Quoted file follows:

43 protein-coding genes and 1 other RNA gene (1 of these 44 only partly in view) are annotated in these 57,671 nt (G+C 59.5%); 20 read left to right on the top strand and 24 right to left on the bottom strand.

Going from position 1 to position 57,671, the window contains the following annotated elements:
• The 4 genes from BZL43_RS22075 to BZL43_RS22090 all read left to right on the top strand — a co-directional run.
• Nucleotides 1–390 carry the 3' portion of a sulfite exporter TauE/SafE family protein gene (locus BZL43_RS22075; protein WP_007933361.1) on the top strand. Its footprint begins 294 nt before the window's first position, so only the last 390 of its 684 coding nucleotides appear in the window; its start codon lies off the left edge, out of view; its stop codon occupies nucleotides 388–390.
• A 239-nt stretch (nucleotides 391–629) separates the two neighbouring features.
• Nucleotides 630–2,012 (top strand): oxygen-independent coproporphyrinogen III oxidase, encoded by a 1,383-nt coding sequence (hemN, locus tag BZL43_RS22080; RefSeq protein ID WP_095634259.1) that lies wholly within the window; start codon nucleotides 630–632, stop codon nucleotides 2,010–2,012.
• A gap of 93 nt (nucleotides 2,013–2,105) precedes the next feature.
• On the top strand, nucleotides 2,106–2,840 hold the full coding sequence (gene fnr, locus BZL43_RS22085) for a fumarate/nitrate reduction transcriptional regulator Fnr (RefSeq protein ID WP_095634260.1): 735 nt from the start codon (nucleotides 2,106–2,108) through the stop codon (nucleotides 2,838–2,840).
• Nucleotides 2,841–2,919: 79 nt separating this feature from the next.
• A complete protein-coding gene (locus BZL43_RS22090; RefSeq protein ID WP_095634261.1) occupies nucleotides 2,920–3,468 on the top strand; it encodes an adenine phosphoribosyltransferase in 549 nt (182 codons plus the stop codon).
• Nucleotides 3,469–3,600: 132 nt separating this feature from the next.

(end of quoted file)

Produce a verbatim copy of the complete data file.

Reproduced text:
43 protein-coding genes and 1 other RNA gene (1 of these 44 only partly in view) are annotated in these 57,671 nt (G+C 59.5%); 20 read left to right on the top strand and 24 right to left on the bottom strand.

Going from position 1 to position 57,671, the window contains the following annotated elements:
• The 4 genes from BZL43_RS22075 to BZL43_RS22090 all read left to right on the top strand — a co-directional run.
• Nucleotides 1–390 carry the 3' portion of a sulfite exporter TauE/SafE family protein gene (locus BZL43_RS22075; protein WP_007933361.1) on the top strand. Its footprint begins 294 nt before the window's first position, so only the last 390 of its 684 coding nucleotides appear in the window; its start codon lies off the left edge, out of view; its stop codon occupies nucleotides 388–390.
• A 239-nt stretch (nucleotides 391–629) separates the two neighbouring features.
• Nucleotides 630–2,012 (top strand): oxygen-independent coproporphyrinogen III oxidase, encoded by a 1,383-nt coding sequence (hemN, locus tag BZL43_RS22080; RefSeq protein ID WP_095634259.1) that lies wholly within the window; start codon nucleotides 630–632, stop codon nucleotides 2,010–2,012.
• A gap of 93 nt (nucleotides 2,013–2,105) precedes the next feature.
• On the top strand, nucleotides 2,106–2,840 hold the full coding sequence (gene fnr, locus BZL43_RS22085) for a fumarate/nitrate reduction transcriptional regulator Fnr (RefSeq protein ID WP_095634260.1): 735 nt from the start codon (nucleotides 2,106–2,108) through the stop codon (nucleotides 2,838–2,840).
• Nucleotides 2,841–2,919: 79 nt separating this feature from the next.
• A complete protein-coding gene (locus BZL43_RS22090; RefSeq protein ID WP_095634261.1) occupies nucleotides 2,920–3,468 on the top strand; it encodes an adenine phosphoribosyltransferase in 549 nt (182 codons plus the stop codon).
• Nucleotides 3,469–3,600: 132 nt separating this feature from the next.